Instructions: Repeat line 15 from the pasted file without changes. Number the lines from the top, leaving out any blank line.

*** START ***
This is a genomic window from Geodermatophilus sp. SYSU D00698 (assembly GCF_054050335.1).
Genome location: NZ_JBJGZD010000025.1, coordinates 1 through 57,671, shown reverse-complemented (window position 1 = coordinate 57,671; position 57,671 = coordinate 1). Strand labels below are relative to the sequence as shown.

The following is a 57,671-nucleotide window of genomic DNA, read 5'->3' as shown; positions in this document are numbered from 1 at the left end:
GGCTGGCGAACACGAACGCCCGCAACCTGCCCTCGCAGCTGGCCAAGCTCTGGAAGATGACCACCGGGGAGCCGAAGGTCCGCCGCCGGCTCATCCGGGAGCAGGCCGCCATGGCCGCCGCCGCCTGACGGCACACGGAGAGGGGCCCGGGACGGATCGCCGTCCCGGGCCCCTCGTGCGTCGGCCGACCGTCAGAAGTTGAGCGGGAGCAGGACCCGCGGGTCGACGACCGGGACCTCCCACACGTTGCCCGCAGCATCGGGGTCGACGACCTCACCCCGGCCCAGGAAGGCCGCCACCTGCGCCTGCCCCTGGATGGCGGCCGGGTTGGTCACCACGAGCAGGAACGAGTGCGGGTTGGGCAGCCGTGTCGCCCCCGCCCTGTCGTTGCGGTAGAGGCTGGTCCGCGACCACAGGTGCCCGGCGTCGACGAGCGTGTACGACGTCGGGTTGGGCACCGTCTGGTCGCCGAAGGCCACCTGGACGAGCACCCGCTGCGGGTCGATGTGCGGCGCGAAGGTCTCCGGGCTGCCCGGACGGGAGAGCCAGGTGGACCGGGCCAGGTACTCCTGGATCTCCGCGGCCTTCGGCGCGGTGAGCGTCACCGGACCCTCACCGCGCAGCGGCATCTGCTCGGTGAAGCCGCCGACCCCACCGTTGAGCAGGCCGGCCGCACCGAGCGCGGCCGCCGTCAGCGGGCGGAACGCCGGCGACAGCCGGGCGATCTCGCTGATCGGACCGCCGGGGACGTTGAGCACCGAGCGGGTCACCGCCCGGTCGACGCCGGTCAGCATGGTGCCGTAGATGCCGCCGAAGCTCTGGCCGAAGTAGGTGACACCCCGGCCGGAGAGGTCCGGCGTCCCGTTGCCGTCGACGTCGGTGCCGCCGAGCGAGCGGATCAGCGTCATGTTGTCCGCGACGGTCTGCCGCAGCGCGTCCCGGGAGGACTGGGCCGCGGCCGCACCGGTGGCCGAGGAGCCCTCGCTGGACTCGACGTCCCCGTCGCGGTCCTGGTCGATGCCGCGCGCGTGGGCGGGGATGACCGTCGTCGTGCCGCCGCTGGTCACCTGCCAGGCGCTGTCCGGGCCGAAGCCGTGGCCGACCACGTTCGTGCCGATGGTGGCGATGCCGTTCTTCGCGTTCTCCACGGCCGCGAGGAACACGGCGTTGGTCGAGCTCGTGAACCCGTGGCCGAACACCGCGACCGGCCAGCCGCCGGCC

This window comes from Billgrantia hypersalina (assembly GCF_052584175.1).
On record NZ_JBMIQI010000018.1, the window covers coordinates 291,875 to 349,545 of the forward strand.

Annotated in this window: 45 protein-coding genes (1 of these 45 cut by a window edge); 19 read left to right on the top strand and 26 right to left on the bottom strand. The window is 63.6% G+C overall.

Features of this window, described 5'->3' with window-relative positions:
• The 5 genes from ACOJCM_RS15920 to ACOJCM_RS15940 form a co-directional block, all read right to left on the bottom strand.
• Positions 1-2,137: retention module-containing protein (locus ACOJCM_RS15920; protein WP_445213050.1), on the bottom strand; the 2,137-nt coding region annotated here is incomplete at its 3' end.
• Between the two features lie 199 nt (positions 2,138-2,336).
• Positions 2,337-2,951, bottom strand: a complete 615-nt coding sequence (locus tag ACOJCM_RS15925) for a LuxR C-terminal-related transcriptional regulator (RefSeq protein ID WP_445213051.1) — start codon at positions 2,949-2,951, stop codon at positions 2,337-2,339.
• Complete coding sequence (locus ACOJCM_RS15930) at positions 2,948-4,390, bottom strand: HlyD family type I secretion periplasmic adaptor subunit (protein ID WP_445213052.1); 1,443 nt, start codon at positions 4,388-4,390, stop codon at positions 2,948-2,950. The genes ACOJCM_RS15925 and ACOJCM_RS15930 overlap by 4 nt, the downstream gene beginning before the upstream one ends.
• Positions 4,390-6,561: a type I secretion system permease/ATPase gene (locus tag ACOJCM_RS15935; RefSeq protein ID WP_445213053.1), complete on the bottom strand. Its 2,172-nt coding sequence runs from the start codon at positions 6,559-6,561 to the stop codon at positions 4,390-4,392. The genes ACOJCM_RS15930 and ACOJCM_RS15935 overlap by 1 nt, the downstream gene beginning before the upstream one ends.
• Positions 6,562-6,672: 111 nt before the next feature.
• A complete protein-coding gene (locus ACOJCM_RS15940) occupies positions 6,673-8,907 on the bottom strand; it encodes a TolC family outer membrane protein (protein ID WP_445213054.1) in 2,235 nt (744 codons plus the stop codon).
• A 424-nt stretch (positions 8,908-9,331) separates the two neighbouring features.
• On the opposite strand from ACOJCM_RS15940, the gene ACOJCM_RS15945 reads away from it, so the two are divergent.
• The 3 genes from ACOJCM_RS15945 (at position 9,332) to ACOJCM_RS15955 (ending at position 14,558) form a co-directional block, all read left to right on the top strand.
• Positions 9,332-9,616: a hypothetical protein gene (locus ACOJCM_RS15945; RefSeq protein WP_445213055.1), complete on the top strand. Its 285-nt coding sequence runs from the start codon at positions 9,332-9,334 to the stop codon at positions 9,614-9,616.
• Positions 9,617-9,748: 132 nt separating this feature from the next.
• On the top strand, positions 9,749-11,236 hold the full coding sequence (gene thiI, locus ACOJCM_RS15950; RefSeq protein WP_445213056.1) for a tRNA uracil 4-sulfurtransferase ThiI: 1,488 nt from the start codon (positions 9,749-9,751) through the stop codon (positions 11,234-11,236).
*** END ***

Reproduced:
• Positions 6,562-6,672: 111 nt before the next feature.